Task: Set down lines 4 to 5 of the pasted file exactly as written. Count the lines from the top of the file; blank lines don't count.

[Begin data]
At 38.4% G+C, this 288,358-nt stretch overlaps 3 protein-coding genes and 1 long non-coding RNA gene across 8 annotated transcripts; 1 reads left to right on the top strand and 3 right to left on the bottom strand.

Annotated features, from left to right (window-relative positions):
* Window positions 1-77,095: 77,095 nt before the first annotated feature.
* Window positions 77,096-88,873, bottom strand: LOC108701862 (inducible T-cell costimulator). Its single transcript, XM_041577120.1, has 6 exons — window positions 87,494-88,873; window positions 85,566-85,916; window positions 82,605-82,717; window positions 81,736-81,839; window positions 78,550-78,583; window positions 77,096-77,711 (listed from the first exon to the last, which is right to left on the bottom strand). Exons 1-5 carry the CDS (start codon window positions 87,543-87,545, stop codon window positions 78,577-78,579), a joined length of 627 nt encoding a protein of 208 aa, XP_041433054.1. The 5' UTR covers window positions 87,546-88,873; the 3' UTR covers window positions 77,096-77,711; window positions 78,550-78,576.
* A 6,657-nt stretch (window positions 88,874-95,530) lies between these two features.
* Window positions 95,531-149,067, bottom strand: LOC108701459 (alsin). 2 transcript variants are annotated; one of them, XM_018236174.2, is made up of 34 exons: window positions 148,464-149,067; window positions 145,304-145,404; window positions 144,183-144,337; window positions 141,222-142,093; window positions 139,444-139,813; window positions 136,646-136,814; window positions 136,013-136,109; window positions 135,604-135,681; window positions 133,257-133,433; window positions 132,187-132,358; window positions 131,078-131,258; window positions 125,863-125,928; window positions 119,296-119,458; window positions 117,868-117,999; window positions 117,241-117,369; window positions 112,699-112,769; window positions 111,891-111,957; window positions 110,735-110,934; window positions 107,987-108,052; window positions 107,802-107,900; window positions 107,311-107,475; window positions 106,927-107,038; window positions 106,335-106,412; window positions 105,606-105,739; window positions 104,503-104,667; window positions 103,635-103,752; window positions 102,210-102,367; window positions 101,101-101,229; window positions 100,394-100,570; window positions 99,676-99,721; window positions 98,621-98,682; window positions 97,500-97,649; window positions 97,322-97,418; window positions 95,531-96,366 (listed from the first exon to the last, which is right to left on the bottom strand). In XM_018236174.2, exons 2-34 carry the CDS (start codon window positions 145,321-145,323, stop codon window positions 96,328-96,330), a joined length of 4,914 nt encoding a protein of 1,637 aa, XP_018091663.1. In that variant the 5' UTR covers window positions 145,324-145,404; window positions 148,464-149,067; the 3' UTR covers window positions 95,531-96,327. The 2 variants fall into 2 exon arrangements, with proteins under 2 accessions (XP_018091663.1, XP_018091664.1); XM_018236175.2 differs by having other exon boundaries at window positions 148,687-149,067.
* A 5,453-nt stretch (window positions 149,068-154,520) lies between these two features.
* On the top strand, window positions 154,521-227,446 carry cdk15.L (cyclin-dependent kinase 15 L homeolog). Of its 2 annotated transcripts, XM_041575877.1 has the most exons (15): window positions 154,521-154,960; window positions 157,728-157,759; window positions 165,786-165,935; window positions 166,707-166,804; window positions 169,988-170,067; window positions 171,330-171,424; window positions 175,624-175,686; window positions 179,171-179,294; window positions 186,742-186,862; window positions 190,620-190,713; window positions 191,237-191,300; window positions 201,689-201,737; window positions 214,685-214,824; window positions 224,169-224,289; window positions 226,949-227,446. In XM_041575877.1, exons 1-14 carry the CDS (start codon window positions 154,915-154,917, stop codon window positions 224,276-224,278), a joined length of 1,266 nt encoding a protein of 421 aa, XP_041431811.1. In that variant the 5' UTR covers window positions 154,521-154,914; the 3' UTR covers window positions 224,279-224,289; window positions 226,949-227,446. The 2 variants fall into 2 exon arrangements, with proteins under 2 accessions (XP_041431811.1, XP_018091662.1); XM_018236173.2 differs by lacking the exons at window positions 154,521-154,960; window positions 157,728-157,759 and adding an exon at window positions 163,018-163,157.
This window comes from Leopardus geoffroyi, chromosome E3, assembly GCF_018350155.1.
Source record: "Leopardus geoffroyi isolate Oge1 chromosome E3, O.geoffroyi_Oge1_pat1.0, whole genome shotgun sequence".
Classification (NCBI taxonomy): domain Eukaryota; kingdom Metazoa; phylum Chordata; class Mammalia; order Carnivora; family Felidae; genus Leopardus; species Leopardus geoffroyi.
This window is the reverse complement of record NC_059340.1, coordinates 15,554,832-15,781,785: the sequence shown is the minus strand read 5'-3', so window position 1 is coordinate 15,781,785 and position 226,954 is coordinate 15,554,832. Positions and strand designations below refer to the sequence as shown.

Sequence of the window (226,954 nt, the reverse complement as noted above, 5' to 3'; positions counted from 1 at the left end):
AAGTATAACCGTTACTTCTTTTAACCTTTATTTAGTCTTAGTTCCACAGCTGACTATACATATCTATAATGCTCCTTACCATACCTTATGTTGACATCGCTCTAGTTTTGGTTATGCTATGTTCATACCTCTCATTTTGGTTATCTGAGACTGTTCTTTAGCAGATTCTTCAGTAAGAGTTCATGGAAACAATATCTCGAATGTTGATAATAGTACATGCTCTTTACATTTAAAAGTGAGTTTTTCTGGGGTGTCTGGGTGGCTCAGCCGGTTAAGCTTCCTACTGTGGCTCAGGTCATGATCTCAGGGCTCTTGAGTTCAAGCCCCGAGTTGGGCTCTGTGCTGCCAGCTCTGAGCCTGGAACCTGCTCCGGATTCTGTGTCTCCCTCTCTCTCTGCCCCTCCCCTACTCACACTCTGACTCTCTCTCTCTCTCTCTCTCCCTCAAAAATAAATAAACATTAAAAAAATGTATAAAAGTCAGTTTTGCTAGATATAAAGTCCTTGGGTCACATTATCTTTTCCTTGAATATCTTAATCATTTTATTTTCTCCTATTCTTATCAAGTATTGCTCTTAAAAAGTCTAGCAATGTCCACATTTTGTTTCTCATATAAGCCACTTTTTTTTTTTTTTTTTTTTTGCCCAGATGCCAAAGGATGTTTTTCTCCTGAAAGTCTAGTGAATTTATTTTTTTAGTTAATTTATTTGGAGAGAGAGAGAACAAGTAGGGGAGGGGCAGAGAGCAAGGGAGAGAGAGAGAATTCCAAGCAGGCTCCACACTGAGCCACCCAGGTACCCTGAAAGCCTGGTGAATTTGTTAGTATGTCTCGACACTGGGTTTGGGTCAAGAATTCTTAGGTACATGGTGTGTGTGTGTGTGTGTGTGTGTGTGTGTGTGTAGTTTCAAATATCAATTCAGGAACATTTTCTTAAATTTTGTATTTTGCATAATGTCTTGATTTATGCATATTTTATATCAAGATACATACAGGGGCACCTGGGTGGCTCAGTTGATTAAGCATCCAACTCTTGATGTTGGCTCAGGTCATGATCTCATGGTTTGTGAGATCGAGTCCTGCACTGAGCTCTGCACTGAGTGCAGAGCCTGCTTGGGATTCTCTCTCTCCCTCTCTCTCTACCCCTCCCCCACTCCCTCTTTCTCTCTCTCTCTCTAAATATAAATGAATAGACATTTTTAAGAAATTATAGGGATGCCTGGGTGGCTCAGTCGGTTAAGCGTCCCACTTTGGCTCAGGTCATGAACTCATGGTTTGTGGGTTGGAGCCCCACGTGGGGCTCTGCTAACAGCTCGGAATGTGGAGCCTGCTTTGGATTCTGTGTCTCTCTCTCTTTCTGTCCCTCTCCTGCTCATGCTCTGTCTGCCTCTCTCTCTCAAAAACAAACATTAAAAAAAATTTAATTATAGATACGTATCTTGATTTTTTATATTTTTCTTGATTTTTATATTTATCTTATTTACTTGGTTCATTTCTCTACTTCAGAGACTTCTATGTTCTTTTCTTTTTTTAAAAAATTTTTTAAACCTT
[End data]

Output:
* Window positions 77,096-88,873, bottom strand: LOC108701862 (inducible T-cell costimulator). Its single transcript, XM_041577120.1, has 6 exons — window positions 87,494-88,873; window positions 85,566-85,916; window positions 82,605-82,717; window positions 81,736-81,839; window positions 78,550-78,583; window positions 77,096-77,711 (listed from the first exon to the last, which is right to left on the bottom strand). Exons 1-5 carry the CDS (start codon window positions 87,543-87,545, stop codon window positions 78,577-78,579), a joined length of 627 nt encoding a protein of 208 aa, XP_041433054.1. The 5' UTR covers window positions 87,546-88,873; the 3' UTR covers window positions 77,096-77,711; window positions 78,550-78,576.
* A 6,657-nt stretch (window positions 88,874-95,530) lies between these two features.